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Kava is a popular drink consumed in Pacific countries such as Fiji, Tonga, and Vanuatu, with variations on the ceremony surrounding its consumption.
But, in recent times, the narcotic's popularity outside the islands has grown and, with it, questions about how kava drinking mixes with contemporary life – in particular, driving.
Dr Apo Aporosa is a post-doctoral research fellow at the University of Waikato and a former police officer of Fijian ancestry. He is investigating the effects of kava on driving ability.
“I regularly drink kava and drive. There’s only been one or two occasions where I’ve questioned whether or not I should be driving,” he says. “It’s a big unknown.”
Kava is a narcotic that results in the user feeling relaxed. It is made from the root of the piper methysticum plant, which is dried, ground into a powder and mixed with water in a tanoa, or wooden bowl.
The police are reporting increasing numbers of ‘kava-intoxicated’ drivers, Dr Aporosa says - and he has heard anecdotally from people who say they have reversed into a gate or travelled at a slow speed after drinking it.
“The other issue about that, [and] hopefully I don’t sound like I’m sitting here making excuses for kava,” he says, “ is [that] we spend a lot of hours drinking kava.”
Dr Aporosa and his mates might participate in three to four sessions a week on consecutive nights until about 2am, he says.
“Then some of those people are getting up and going to work at six. So let’s take kava out of the equation. You’re really tired and then you’re driving, so I think some of it is tied into [that]."
Between 20,000 and 25,000 people are estimated to be drinking kava throughout New Zealand every Friday and Saturday night. It’s not known exactly how many drive off afterwards, but Dr Aporosa says research suggests about 70 percent of users use motor vehicles after drinking sessions.
Tests are not yet available to tell how much kava is too much to drive.
“There is a standard set by the pharmacological industry that says you should not consume any more than 300 milligrams of kava per day – that’s kavalactone, the active ingredient inside kava – but on an average Friday night I’d probably consume 20,000 milligrams,” Dr Aporosa says.
Kava has a different effect to alcohol, and Dr Aporosa says he’s not overly concerned about driving after drinking it.
“You couldn’t use it as an excuse to go out fighting – it’s very different to alcohol like that – or to commit an offence, you could never use kava as an excuse,” he says.
“If I was overly concerned I wouldn’t be driving after kava. I’ve got a really anti... against alcohol drink-driving [attitude] because I’ve cleaned up some really ugly messes, you know, and I wouldn’t be driving.”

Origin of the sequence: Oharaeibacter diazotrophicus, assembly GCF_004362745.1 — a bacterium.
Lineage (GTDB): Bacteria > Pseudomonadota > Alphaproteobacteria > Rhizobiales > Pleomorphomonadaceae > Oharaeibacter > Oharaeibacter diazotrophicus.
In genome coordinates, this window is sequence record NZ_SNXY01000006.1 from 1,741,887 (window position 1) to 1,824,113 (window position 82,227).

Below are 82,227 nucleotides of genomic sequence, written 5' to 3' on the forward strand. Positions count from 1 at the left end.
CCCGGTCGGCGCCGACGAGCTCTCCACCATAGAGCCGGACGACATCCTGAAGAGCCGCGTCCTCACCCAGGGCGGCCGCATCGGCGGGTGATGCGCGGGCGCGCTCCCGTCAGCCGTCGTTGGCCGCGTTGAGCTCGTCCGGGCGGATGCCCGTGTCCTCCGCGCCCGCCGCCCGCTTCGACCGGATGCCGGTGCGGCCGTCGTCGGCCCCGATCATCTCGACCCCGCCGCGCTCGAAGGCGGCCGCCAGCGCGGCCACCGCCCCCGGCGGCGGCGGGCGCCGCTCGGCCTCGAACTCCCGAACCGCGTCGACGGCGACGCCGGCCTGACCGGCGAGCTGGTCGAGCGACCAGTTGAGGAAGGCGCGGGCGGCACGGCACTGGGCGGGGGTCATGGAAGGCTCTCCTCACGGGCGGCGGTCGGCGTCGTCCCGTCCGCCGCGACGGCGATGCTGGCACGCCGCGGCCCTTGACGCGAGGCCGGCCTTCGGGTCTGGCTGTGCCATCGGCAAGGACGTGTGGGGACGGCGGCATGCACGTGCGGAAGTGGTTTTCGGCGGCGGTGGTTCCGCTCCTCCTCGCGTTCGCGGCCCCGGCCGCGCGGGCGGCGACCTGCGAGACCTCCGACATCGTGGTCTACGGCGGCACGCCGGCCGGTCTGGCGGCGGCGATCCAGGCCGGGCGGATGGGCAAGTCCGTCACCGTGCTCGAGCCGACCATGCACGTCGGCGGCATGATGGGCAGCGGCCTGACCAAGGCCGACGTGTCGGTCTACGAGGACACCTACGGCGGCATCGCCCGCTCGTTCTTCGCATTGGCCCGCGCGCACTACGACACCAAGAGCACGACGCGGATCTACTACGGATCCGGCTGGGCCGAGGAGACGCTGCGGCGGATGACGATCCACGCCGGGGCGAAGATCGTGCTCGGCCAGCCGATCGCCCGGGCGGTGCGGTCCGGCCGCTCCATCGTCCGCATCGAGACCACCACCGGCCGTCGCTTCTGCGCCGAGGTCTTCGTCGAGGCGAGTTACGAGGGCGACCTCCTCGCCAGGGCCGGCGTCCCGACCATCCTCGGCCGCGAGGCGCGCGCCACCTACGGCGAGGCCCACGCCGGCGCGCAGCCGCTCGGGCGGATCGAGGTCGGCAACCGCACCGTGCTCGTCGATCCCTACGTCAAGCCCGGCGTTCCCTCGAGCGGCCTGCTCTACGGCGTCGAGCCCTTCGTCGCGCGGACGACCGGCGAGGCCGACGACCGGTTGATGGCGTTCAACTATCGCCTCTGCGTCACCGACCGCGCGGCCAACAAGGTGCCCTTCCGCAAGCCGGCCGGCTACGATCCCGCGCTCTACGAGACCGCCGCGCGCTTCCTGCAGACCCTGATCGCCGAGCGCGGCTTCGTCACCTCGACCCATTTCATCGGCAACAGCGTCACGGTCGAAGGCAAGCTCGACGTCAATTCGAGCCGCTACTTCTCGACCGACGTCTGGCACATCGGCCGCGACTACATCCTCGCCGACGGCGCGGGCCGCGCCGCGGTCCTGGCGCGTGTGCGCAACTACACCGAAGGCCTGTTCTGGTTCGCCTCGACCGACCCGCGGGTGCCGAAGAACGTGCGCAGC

Listen to Dr Neha Malhotra, research fellow with the department of psychology at The University of Waikato Traffic and Road Safety Research Group (TARS) as she discusses the effects of various substances on driving ability.
Mixing kava and religion
Kava’s popularity has also grown among followers of teetotal religions including the Church of Jesus Christ of Latter Day Saints, commonly known as the Mormons.
One of those followers is Daniel Hernandez, who was introduced to kava in his home state of Utah, which led him to study for a PhD on kava, identity, and songs at the University of Auckland.
Tea, coffee and alcohol are prohibited for Mormons, but Mr Hernandez says there are no restrictions around kava in the church’s scriptural canon. Instead, conflict arises from cultural or social tensions within Mormon populations.
“Some of the things that I’ve heard is it’s because of the female tou’a that will serve the kava, some people have said that that leads to marital discord, so if you have married men in a circle where a woman is serving kava then they’re afraid that it’s going to lead to that.”
“Some religions have embraced kava and you can even drink kava in church,” he says. “Mormons not so much, so that’s where there’re some differences.”
As a teenager, Mr Hernandez had friends who were worried about his kava drinking but he has never had an issue with the drink and often invites people to discuss their concerns over a bowl of kava – an invite he says is normally denied.
“Here in New Zealand, as well as in Utah, some congregations at the local level will push a ban,” he says.
“But myself, I’m involved with a lot of Mormon kava drinking groups. None are sponsored by the church, but they just happen to be Mormons, so it’s still very prominent within the communities.”